Newsman Out On A Limb

The Journal of the CIoJ – 00-04-1992

Written for 'The Journal' of The Chartered Institute of Journalists as a follow-up to an item in a previous issue.

Having returned from four months covering the Serbo-Croat War from Dubrovnik, Zadar and Knin through to Karlovac, Sisak and Eastern Slavonia, it was heart-warming to see some concern being shown for the poor bloody infantry (Reference to an item in a previous issue).

The issue raised is extremely important. Having written an obituary for The Independent about a colleague, Paul Jenks, killed near Osijek, I do hope the IoJ will consider lending its authority to several aspects of the risks taken (willingly, of course) by foreign and war correspondents.

My position in recent months was interesting. I was reporting on a semi-contractual, freelance basis for the Evening Standard and also, at their invitation, for Globus, the principal independent newspaper in Zagreb (in addition to contributions to Channel 4 and BBC Radio News).

However, none of them had any legal duty or obligation to me in the event of my death, injury, arrest, imprisonment, torture or persecution.

Furthermore, I doubt very much if, in the prevailing circumstances, they would have been able to achieve very much even if they had known I was in difficulty. As it happens, I was immensely lucky on many occasions – luckier than the many journalists who have already died in Croatia.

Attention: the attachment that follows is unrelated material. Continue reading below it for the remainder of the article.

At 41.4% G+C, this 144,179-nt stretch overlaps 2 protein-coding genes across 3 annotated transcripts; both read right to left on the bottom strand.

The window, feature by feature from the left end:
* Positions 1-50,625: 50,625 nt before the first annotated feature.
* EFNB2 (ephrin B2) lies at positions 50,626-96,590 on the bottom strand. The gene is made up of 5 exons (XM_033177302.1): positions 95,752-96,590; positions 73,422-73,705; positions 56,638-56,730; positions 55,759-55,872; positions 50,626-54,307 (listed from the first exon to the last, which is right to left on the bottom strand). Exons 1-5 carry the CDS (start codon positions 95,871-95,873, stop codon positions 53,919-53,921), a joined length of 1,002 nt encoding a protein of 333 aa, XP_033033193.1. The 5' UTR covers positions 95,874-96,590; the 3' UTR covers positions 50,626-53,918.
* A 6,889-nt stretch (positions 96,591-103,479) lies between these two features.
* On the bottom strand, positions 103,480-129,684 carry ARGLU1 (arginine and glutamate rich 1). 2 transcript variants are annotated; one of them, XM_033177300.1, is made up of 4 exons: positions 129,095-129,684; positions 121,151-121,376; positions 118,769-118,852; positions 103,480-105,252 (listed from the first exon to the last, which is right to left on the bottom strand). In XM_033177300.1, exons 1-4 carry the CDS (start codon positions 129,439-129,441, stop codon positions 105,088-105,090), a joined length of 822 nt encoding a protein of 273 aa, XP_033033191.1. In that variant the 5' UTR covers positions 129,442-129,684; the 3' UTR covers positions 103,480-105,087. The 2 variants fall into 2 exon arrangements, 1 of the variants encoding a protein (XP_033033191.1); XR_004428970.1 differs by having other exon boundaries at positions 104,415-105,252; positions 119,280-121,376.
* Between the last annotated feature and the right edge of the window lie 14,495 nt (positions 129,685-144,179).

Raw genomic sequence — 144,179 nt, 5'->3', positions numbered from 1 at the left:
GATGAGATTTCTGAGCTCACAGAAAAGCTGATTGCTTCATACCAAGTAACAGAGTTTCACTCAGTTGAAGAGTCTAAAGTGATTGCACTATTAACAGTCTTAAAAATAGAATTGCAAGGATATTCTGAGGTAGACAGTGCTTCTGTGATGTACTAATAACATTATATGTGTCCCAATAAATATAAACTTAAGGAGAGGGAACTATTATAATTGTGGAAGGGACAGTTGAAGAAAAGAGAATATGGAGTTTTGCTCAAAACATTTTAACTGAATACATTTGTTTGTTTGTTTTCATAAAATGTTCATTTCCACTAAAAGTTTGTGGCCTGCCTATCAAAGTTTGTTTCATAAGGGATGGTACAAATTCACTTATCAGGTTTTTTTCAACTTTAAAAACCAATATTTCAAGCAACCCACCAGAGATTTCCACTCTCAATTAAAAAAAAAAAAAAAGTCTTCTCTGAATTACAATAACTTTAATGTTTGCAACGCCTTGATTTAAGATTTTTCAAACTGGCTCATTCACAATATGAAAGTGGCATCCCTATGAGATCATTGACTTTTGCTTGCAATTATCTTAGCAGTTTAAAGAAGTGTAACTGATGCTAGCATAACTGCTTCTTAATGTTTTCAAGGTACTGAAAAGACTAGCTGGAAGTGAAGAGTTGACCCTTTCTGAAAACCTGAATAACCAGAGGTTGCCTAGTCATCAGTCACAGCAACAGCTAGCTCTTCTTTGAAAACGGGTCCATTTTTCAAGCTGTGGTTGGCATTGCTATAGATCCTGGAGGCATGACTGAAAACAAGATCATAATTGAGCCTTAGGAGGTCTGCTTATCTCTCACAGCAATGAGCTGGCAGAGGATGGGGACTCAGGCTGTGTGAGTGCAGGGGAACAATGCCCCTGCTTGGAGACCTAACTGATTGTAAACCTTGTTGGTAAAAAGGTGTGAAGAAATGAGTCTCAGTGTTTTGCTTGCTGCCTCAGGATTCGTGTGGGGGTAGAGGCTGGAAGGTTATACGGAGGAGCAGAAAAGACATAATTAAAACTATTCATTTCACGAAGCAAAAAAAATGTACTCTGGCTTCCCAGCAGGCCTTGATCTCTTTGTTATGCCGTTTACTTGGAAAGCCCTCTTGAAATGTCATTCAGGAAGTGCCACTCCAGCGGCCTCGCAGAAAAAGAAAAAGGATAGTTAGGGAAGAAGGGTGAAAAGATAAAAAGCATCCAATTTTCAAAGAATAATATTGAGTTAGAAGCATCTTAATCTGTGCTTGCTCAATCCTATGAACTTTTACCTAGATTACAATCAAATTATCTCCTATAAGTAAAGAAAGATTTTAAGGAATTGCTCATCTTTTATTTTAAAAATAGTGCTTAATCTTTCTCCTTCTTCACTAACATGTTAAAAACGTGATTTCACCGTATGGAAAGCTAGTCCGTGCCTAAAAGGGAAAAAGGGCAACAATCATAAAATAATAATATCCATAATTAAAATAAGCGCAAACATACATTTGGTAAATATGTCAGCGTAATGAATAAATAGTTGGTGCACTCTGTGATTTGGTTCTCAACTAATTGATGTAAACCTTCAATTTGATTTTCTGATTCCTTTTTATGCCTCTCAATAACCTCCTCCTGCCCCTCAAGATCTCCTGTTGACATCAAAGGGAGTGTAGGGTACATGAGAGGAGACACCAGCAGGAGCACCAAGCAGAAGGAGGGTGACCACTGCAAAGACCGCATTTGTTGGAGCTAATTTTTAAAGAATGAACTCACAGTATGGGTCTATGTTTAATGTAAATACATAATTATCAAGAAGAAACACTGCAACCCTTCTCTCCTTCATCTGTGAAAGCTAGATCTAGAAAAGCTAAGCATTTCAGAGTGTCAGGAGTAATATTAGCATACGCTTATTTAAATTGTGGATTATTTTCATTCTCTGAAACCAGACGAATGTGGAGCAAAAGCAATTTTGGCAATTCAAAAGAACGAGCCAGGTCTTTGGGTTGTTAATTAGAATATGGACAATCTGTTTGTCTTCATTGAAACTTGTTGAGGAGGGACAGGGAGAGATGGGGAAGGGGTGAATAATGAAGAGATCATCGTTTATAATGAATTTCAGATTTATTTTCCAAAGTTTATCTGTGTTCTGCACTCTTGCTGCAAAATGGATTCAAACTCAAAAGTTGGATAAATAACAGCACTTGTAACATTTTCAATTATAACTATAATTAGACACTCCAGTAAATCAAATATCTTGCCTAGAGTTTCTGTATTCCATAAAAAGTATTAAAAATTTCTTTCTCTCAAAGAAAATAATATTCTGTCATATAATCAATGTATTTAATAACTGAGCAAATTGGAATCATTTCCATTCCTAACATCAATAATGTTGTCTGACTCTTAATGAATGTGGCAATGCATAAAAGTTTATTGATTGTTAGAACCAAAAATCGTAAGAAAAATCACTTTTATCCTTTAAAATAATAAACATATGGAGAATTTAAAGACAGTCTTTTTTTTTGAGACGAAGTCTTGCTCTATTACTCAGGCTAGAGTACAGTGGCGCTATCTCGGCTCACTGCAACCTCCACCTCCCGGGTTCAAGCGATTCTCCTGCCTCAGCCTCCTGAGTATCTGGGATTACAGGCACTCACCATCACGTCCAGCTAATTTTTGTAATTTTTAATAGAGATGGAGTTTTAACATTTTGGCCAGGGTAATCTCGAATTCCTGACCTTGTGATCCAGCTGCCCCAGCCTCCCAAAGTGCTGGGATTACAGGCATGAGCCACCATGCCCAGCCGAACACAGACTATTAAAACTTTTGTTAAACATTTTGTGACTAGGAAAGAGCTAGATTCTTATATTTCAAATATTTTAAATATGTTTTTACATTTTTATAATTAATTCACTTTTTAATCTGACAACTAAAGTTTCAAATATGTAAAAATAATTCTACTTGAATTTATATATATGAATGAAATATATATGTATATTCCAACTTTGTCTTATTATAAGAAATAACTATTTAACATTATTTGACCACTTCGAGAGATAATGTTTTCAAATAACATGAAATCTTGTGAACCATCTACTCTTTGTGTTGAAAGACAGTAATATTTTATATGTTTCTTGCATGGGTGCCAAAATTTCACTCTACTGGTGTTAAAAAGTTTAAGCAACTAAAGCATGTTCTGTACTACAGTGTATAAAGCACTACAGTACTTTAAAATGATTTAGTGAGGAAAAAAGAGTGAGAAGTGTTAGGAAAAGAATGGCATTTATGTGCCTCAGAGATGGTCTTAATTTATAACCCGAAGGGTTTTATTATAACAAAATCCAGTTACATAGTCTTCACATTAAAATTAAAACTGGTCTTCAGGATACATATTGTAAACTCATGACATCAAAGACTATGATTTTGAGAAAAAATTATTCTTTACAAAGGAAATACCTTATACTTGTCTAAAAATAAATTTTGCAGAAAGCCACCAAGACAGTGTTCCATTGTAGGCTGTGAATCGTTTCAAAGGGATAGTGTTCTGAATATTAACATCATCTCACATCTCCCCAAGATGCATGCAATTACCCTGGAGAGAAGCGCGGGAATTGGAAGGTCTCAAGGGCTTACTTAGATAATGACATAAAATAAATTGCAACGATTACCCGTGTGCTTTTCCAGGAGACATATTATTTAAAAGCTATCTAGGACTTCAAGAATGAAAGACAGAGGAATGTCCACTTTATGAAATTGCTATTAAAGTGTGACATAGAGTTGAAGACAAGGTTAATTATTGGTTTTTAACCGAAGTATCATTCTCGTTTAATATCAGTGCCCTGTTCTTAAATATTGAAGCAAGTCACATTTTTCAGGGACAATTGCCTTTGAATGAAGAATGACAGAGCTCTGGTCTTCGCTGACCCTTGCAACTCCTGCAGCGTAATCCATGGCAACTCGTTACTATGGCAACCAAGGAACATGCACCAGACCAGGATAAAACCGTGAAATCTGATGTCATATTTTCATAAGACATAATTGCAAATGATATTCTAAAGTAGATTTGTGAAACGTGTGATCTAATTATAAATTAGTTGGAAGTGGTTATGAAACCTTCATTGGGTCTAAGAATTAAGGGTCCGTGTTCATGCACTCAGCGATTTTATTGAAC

It has to be said that many of those killed or in difficulties were woefully unprepared for the appalling realities of war. Many were freelancers with no support or back-up. Many felt themselves to be under pressure, real or imagined, from their editors to take exceptional risks. Some were just plain bloody stupid.

It's vital that correspondents going into risky zones get some basic training in operations, precautions and survival.

Furthermore, there must be some clarification of the responsibilities (if any) borne by publishers and broadcasters for their reporters (freelance or otherwise). Certainly there should be, in collaboration perhaps with the Foreign Office, a record of who is going where and when, coupled with some clear notification to British consuls or embassies.

Finally, there is, I feel, an important role for the IoJ in providing some sort of briefing material for those heading into the world's trouble spots – coupled with some monitoring of their welfare while in the field.

I've been lucky and I've also had enough close shaves over the years to hone some sort of sixth sense. But I would still welcome the assistance, interest and concern of the IoJ next time I find myself freezing to death, under arrest at a border post, or being shelled by 'friendly fire' from my captors' reserve positions.

It's at moments like that that you might remember to ask yourself whether you'd paid your IoJ subs...

London SW5.

Regrettably – and needless to say, perhaps – the CIoJ took no action on this proposal!

© (1992) Christopher Long. Copyright, Syndication & All Rights Reserved Worldwide.
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Christopher Long

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